Done in a series of radically different sections which collide with each other in a manner intended to provoke thinking, Plain Talk, which was made by an American and intended for American viewers, was indeed broadcast in Britain, but somewhat predictably, not in the USA.
Filmed in the wake of Reagan’s 525 to 13 electoral trouncing of Mondale (and Dubya thinks he has a “mandate”), Plain Talk is a critical portrait of an America in the final throes of its decades-long ideological battle with communism. Rather than attempt to characterize a film that I haven’t yet seen, I’ll just direct you to Jost’s personal reflections, which stands as a darn good essay on its own terms. I’m particularly intrigued by the final paragraph. It shouldn’t take too great a leap for us to apply the same words to our current situation:
Plain Talk and Common Sense (uncommon senses) attempted to unmask this charade, surely a thankless task, drawing on the lore and philosophy of America’s past. It asks questions, poses riddles, and prods the viewer to ponder along with the filmmaker on the meaning of it all. And, in typical American fashion, at end it plops the matter directly in the individual’s lap, following in the manner of Walt Thoreau: in the recurring parlance of the times, “You are what you eat,” or what you do. America is, in sum, what Americans do, and let be done in their name.
One other thing. I asked a friend what he thought of Jost, and he offered the following:
If nothing else, Jon Jost definitely has a feel for the pulse of red America, and I don’t mean that in a condescending way, but more like a comfortability (and almost exclusive familiarity) for “sameness” (in people, in everyday routines) and the kind of intrinsic propensity for self-reliance that really doesn’t tolerate a lot of intrusion of authority into their daily lives. His feature films can be glacially paced, but from what I’ve seen, there is that shock of violence that ripples through that deceptive insularity that really propels the narrative forward. Plain Talk and Common Sense has a lot to say about why Americans from different parts of the country (and sometimes even in the same state) don’t always understand each other, much less the rest of the world (and because of this, seem prey to blanket characterizations of what is good and evil). —Jon Jost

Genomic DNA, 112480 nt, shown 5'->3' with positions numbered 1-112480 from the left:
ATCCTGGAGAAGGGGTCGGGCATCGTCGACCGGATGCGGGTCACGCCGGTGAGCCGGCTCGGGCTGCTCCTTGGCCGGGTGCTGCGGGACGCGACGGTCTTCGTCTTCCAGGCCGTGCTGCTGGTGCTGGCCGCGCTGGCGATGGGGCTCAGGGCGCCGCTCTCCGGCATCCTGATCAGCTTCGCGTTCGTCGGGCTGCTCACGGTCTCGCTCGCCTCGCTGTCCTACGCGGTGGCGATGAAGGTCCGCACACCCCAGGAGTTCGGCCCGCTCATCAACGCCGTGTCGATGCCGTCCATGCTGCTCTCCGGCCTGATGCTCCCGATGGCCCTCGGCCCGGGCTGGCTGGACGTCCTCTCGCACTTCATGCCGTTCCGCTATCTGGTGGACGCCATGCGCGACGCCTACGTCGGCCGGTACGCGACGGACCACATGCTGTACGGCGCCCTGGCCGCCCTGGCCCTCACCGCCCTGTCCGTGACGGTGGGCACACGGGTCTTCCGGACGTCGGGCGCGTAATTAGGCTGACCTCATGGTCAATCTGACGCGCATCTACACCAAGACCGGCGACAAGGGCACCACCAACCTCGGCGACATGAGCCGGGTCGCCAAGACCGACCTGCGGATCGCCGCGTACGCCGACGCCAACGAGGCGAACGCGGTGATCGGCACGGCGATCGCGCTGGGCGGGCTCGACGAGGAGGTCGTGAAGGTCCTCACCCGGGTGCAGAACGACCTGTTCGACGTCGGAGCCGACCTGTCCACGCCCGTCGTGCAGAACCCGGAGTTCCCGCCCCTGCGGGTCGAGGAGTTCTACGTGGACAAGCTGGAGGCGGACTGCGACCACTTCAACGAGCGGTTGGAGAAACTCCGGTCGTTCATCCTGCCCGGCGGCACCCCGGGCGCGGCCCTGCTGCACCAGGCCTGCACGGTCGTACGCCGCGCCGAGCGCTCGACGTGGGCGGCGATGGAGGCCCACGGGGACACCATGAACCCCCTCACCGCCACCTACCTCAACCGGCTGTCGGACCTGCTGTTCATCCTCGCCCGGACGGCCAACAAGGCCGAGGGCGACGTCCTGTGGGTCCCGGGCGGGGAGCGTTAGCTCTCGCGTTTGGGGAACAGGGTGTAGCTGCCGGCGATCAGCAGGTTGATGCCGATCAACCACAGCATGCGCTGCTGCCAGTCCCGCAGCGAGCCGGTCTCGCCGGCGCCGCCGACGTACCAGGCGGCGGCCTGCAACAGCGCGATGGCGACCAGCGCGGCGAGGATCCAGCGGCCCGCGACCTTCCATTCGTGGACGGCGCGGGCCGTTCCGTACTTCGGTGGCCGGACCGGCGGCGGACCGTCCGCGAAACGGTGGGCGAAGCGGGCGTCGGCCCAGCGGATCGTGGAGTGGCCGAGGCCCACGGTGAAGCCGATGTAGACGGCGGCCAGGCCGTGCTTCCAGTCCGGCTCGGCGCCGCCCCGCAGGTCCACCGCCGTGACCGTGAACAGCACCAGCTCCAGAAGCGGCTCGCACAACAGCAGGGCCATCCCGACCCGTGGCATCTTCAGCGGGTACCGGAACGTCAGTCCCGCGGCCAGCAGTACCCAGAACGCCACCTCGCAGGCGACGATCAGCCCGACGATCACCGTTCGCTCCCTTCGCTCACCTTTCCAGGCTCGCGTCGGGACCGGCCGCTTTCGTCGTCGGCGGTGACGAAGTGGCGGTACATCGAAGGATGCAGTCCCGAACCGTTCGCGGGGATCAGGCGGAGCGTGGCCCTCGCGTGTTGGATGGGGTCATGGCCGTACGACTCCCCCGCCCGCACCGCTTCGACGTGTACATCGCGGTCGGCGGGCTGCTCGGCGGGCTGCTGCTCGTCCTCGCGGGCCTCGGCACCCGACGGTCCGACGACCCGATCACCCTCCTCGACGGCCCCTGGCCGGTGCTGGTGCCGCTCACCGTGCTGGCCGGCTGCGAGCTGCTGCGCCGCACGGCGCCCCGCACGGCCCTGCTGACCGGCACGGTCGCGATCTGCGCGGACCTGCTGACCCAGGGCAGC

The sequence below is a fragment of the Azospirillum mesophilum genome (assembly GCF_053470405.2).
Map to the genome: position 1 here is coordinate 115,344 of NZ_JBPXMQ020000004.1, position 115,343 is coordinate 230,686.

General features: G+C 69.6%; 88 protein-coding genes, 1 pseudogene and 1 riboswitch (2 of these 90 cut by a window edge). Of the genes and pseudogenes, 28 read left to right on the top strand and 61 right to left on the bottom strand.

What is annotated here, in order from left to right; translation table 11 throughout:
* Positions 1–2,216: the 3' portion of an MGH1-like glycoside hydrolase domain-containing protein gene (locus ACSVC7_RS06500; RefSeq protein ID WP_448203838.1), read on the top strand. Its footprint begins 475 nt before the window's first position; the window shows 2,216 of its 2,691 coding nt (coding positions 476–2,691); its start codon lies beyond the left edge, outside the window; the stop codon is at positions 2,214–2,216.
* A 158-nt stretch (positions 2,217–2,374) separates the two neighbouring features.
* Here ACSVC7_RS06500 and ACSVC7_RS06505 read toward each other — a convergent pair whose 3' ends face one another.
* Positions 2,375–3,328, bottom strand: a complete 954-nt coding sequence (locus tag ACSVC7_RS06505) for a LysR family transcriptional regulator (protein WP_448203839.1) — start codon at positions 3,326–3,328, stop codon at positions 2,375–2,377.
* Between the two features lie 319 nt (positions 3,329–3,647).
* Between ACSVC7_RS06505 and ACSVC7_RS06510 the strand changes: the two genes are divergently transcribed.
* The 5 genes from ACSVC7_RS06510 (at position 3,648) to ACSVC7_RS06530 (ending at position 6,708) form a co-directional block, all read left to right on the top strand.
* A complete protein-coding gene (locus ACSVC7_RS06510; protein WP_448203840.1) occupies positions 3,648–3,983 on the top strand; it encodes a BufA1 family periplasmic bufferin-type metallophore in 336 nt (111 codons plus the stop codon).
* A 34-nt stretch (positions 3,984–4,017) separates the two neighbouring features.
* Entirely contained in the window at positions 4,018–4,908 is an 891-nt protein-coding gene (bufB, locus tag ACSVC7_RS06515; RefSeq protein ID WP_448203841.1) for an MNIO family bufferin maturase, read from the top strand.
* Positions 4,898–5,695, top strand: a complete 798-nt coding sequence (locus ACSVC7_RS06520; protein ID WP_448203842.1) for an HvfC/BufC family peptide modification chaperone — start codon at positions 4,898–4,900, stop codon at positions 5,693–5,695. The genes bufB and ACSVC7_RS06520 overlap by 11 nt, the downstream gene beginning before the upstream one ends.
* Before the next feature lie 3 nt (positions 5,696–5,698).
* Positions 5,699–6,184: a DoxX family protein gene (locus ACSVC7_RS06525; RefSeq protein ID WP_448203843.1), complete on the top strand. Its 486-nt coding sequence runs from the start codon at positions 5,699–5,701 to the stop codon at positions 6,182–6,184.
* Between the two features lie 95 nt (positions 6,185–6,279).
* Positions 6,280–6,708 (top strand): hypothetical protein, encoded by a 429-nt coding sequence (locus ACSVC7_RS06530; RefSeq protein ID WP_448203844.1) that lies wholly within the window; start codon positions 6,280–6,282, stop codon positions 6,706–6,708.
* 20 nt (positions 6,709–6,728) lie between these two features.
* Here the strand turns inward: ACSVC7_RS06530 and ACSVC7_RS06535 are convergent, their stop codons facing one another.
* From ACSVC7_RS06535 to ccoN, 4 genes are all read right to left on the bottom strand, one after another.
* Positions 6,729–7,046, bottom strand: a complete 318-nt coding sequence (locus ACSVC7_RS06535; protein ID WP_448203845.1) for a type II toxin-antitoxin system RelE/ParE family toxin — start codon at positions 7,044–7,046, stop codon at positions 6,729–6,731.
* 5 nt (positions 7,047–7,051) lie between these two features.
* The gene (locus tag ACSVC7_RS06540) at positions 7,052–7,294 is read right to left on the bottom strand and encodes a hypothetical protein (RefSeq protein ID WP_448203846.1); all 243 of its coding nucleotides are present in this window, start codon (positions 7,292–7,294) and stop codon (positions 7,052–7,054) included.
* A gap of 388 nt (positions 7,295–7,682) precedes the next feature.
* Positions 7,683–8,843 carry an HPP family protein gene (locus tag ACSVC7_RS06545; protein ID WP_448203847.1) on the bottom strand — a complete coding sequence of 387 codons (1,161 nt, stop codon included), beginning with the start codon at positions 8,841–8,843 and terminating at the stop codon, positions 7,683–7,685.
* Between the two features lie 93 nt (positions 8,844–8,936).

Born in Chicago on May 16, 1943, of a military family, Jon Jost grew up in Georgia, Kansas, Japan, Italy, Germany and Virginia. Expelled from college in 1962, he began making 16mm films in January, 1963. He is self-taught. He has made some 20+ shorts and 14 feature length films on celluloid, 16 and 35mm, all of which he has conceived, written, photographed, directed and edited; most of these he also produced. Since 1996 he has worked only in Digital Video (DV), completing 18 full-length works and many shorts, as well as one large-scale 7 screen installation work, TRINITY, presented at the ZKM, Karlsruhe Germany, in this medium as of 2009.
After 10 years of making short works, Jost made his first feature-length film in 1974, and since devoted himself to the making of a wide-ranging series of films, largely focused on specifically American topics, in forms ranging from essays (Speaking Directly, Stagefright, Plain Talk & Common Sense), to fictions (Last Chants for a Slow Dance;… read more